Caught in the mid­dle

Renters an­gry af­ter water ser­vices abruptly cut by city

The Guardian (Charlottetown) - - THE ISLAND - BY COLIN MA­CLEAN

Sum­mer­side city coun­cil is ex­am­in­ing its pol­icy for shut­ting off util­i­ties when bills are out­stand­ing af­ter more than 30 fam­i­lies had their water cut off last week with­out no­tice.

Cur­rently, the city has a pol­icy of dis­con­nect­ing util­ity ser­vices for over­due ac­counts af­ter de­liv­er­ing two writ­ten warnings, at least 14 days apart, to a prop­erty owner.

Coun. Bruce MacDougall raised the is­sue at coun­cil Mon­day night af­ter hear­ing from res­i­dents in the 36 units at McQuaid Court, who woke up one morn­ing last week with no water to their town­houses.

Nei­ther the city nor the land­lord for the devel­op­ment would com­ment to re­porters on why the water was shut off July 11. How­ever, one of the ten­ants, Ed­die Ros­siter, told the Jour­nal Pi­o­neer that city staff told him there was an is­sue with his land­lord.

Ros­siter said there was no warn­ing for ten­ants, who pay for util­i­ties as part of their rent to the McQuaid Court Board.

“There was some grumpy peo­ple around here,” Ros­siter said.

Lisa Hop­per has lived on McQuaid Court for seven years and said there has never been a prob­lem like this be­fore.

“You’ve got to be kid­ding me, that’s what I feel,” she said.

A city crew turned the water back on around noon the same day.

Ros­siter de­scribed the whole sit­u­a­tion as frus­trat­ing.

If it is in­deed the case that there was a prob­lem be­tween the city and the prop­erty owner, he feels the ten­ants should have been no­ti­fied by the mu­nic­i­pal­ity that some­thing was afoot be­fore the ten­ants woke up with­out water in the mid­dle of the sum­mer.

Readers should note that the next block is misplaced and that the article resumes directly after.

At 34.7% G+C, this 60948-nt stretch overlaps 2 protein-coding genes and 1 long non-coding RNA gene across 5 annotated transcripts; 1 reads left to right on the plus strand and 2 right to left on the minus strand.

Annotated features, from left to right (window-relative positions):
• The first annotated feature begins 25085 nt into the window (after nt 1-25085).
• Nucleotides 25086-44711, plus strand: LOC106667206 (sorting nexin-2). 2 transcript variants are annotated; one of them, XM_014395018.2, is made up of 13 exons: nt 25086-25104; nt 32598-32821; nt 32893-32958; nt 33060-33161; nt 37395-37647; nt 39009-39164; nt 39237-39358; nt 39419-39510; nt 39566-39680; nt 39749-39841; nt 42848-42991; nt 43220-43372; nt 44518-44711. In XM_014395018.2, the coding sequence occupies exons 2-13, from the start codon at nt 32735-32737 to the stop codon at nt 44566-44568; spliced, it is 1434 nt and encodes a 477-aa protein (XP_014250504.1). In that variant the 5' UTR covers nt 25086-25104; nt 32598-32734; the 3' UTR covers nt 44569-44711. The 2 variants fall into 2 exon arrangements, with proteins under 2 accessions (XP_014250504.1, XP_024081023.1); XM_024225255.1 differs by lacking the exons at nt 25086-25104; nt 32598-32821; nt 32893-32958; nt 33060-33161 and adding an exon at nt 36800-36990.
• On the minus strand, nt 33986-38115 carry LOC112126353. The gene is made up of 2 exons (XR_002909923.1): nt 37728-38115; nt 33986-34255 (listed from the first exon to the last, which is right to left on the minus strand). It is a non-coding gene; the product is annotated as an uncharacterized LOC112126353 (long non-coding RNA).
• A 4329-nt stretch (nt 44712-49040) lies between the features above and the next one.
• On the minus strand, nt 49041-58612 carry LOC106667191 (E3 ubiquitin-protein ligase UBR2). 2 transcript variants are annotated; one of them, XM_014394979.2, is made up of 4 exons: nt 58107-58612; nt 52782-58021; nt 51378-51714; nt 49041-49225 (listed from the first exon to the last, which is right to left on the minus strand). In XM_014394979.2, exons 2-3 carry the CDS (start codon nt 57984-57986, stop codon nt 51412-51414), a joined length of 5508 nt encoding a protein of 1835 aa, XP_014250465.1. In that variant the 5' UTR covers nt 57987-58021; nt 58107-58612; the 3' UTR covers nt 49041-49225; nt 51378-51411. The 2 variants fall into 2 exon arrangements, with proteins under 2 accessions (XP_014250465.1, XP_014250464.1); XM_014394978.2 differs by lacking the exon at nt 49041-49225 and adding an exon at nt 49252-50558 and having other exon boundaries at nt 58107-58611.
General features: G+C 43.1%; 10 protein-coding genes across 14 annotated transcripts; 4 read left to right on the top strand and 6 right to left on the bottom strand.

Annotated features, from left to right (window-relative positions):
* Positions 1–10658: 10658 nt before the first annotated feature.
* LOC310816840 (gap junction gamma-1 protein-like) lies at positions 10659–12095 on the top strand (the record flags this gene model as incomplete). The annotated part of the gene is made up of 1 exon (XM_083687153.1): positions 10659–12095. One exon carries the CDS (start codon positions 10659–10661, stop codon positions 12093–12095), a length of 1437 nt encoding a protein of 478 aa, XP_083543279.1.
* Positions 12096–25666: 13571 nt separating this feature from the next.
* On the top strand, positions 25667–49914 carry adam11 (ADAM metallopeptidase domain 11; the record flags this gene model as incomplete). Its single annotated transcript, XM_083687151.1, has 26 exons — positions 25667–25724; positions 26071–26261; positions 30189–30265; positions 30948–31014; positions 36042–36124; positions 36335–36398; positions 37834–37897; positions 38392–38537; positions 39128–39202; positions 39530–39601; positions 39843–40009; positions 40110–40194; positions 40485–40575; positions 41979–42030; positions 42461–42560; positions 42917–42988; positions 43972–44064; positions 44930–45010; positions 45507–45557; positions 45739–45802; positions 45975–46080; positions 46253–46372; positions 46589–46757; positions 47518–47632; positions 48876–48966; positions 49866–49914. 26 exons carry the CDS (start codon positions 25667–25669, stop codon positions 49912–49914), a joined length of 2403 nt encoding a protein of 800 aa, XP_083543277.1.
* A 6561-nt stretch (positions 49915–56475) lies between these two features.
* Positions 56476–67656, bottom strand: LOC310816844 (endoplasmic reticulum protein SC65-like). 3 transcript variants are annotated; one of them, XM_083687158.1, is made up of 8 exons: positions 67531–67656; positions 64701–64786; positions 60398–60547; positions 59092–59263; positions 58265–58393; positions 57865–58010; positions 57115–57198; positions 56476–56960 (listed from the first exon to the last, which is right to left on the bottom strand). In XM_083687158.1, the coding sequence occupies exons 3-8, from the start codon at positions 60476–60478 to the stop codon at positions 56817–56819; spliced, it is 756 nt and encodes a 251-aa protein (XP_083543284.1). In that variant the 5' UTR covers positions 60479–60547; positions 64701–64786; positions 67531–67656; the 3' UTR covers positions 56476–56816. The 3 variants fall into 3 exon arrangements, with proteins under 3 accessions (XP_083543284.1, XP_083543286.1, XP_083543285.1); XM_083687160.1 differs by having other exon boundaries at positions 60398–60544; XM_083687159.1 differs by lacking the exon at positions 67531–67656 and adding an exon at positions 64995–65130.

There are re­courses for peo­ple in this sit­u­a­tion un­der the pro­vin­cial Land­lord and Tenant Act, he said, but those op­tions are of lit­tle use when a ser­vice has al­ready been dis­con­nected.

The City of Sum­mer­side’s web­site re­gard­ing water ser­vices in­di­cates that if a tenant has a water util­ity ac­count in his or her own name and it be­comes in ar­rears, then the owner of the prop­erty could be in­formed of the sit­u­a­tion.

It should not be a big change in pol­icy to have the same cour­tesy ex­tended for the re­verse sit­u­a­tion, said Ros­siter.

“This is where pol­icy meets the hu­man con­di­tion,” he said.

“You’ve got to be kid­ding me, that’s what I feel.” Lisa Hop­per


A City of Sum­mer­side em­ployee as­sists with turn­ing water ser­vices back on to McQuaid Court af­ter ser­vices were briefly dis­con­nected to the neigh­bour­hood on July 11.


Ed­die Ros­siter says ten­ants had no warn­ing that water ser­vices were to the neigh­bour­hood were go­ing to be dis­con­nected on July 11.

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